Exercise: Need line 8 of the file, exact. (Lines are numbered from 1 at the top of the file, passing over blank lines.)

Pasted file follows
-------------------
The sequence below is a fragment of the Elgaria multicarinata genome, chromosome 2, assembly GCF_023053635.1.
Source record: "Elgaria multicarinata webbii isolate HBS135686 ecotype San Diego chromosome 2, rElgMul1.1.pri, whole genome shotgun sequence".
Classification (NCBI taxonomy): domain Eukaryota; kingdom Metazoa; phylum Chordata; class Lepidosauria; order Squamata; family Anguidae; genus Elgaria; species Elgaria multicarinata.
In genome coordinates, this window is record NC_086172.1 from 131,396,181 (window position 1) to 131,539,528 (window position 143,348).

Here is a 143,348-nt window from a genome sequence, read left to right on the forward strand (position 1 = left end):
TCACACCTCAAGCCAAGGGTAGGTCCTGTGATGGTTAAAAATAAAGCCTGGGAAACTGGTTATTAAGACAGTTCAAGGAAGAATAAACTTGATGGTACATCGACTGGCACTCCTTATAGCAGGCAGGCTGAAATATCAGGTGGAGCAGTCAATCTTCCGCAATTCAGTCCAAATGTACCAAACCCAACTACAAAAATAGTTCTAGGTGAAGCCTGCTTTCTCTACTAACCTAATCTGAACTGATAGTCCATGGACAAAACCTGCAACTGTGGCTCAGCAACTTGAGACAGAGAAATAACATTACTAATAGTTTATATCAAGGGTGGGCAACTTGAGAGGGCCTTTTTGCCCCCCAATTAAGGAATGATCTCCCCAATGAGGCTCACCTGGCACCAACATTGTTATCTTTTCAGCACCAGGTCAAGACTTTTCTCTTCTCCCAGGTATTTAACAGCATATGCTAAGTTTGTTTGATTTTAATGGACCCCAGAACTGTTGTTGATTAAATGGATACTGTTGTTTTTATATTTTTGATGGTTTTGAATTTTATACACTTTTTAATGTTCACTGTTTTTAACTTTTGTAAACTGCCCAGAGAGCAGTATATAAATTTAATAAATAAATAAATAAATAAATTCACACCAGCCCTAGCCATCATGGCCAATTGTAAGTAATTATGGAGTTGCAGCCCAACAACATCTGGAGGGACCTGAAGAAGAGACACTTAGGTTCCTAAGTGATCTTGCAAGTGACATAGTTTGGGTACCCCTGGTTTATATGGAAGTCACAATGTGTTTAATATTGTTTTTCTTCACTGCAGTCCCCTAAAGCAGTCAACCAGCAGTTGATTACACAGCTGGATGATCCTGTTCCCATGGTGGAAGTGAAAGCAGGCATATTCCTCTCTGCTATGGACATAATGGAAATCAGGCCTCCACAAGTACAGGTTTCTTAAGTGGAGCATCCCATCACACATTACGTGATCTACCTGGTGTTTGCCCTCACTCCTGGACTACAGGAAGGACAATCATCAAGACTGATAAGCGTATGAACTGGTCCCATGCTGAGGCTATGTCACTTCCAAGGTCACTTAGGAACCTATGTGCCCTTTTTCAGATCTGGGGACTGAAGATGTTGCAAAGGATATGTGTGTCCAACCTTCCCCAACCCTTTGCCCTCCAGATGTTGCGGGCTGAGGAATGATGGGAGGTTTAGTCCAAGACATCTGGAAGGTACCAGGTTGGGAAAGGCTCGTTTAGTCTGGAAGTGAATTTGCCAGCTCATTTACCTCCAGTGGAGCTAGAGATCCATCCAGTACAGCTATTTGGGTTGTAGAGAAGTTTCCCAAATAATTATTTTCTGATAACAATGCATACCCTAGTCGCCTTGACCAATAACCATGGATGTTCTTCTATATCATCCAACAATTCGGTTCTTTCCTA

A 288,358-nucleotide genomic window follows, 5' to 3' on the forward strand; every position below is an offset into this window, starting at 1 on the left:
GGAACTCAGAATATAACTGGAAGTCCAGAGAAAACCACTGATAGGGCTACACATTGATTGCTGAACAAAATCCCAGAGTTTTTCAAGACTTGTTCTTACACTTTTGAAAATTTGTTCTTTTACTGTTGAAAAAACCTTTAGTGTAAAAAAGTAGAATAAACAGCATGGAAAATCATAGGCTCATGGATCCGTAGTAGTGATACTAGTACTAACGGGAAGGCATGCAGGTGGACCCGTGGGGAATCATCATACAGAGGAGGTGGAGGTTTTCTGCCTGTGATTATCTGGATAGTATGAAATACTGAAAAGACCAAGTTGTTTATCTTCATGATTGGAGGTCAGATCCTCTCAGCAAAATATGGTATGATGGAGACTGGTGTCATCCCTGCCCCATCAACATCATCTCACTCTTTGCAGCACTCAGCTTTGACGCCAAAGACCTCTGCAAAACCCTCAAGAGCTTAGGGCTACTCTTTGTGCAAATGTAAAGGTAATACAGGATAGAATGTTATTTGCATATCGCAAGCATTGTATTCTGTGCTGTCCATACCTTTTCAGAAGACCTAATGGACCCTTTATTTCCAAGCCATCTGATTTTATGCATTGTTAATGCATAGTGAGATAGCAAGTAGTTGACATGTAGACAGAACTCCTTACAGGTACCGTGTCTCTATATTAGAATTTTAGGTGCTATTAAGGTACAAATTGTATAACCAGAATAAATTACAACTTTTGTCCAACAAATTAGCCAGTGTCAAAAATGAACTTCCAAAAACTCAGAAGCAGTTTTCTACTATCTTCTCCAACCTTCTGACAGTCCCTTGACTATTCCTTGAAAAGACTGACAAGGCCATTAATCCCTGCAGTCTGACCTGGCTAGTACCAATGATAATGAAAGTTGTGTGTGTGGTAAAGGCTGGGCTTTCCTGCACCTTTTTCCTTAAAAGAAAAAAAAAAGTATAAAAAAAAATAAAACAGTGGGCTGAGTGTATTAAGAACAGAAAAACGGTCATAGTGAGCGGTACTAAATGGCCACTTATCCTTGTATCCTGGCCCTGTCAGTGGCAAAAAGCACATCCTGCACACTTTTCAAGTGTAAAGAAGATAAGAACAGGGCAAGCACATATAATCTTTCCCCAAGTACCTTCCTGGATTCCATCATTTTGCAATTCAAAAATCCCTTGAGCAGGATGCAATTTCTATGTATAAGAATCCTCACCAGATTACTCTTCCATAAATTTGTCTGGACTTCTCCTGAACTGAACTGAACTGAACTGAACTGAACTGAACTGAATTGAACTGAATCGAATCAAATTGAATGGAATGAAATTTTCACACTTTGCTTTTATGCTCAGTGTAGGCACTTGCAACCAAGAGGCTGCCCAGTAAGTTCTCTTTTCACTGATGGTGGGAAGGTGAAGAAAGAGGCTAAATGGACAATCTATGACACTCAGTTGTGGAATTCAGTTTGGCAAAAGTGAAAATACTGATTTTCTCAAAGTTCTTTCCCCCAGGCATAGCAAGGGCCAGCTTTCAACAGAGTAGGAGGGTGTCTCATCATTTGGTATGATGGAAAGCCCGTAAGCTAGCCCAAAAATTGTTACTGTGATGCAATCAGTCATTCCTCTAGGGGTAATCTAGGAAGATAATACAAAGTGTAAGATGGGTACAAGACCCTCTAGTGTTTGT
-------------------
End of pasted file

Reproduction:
GGAACTCAGAATATAACTGGAAGTCCAGAGAAAACCACTGATAGGGCTACACATTGATTGCTGAACAAAATCCCAGAGTTTTTCAAGACTTGTTCTTACACTTTTGAAAATTTGTTCTTTTACTGTTGAAAAAACCTTTAGTGTAAAAAAGTAGAATAAACAGCATGGAAAATCATAGGCTCATGGATCCGTAGTAGTGATACTAGTACTAACGGGAAGGCATGCAGGTGGACCCGTGGGGAATCATCATACAGAGGAGGTGGAGGTTTTCTGCCTGTGATTATCTGGATAGTATGAAATACTGAAAAGACCAAGTTGTTTATCTTCATGATTGGAGGTCAGATCCTCTCAGCAAAATATGGTATGATGGAGACTGGTGTCATCCCTGCCCCATCAACATCATCTCACTCTTTGCAGCACTCAGCTTTGACGCCAAAGACCTCTGCAAAACCCTCAAGAGCTTAGGGCTACTCTTTGTGCAAATGTAAAGGTAATACAGGATAGAATGTTATTTGCATATCGCAAGCATTGTATTCTGTGCTGTCCATACCTTTTCAGAAGACCTAATGGACCCTTTATTTCCAAGCCATCTGATTTTATGCATTGTTAATGCATAGTGAGATAGCAAGTAGTTGACATGTAGACAGAACTCCTTACAGGTACCGTGTCTCTATATTAGAATTTTAGGTGCTATTAAGGTACAAATTGTATAACCAGAATAAATTACAACTTTTGTCCAACAAATTAGCCAGTGTCAAAAATGAACTTCCAAAAACTCAGAAGCAGTTTTCTACTATCTTCTCCAACCTTCTGACAGTCCCTTGACTATTCCTTGAAAAGACTGACAAGGCCATTAATCCCTGCAGTCTGACCTGGCTAGTACCAATGATAATGAAAGTTGTGTGTGTGGTAAAGGCTGGGCTTTCCTGCACCTTTTTCCTTAAAAGAAAAAAAAAAGTATAAAAAAAAATAAAACAGTGGGCTGAGTGTATTAAGAACAGAAAAACGGTCATAGTGAGCGGTACTAAATGGCCACTTATCCTTGTATCCTGGCCCTGTCAGTGGCAAAAAGCACATCCTGCACACTTTTCAAGTGTAAAGAAGATAAGAACAGGGCAAGCACATATAATCTTTCCCCAAGTACCTTCCTGGATTCCATCATTTTGCAATTCAAAAATCCCTTGAGCAGGATGCAATTTCTATGTATAAGAATCCTCACCAGATTACTCTTCCATAAATTTGTCTGGACTTCTCCTGAACTGAACTGAACTGAACTGAACTGAACTGAACTGAATTGAACTGAATCGAATCAAATTGAATGGAATGAAATTTTCACACTTTGCTTTTATGCTCAGTGTAGGCACTTGCAACCAAGAGGCTGCCCAGTAAGTTCTCTTTTCACTGATGGTGGGAAGGTGAAGAAAGAGGCTAAATGGACAATCTATGACACTCAGTTGTGGAATTCAGTTTGGCAAAAGTGAAAATACTGATTTTCTCAAAGTTCTTTCCCCCAGGCATAGCAAGGGCCAGCTTTCAACAGAGTAGGAGGGTGTCTCATCATTTGGTATGATGGAAAGCCCGTAAGCTAGCCCAAAAATTGTTACTGTGATGCAATCAGTCATTCCTCTAGGGGTAATCTAGGAAGATAATACAAAGTGTAAGATGGGTACAAGACCCTCTAGTGTTTGT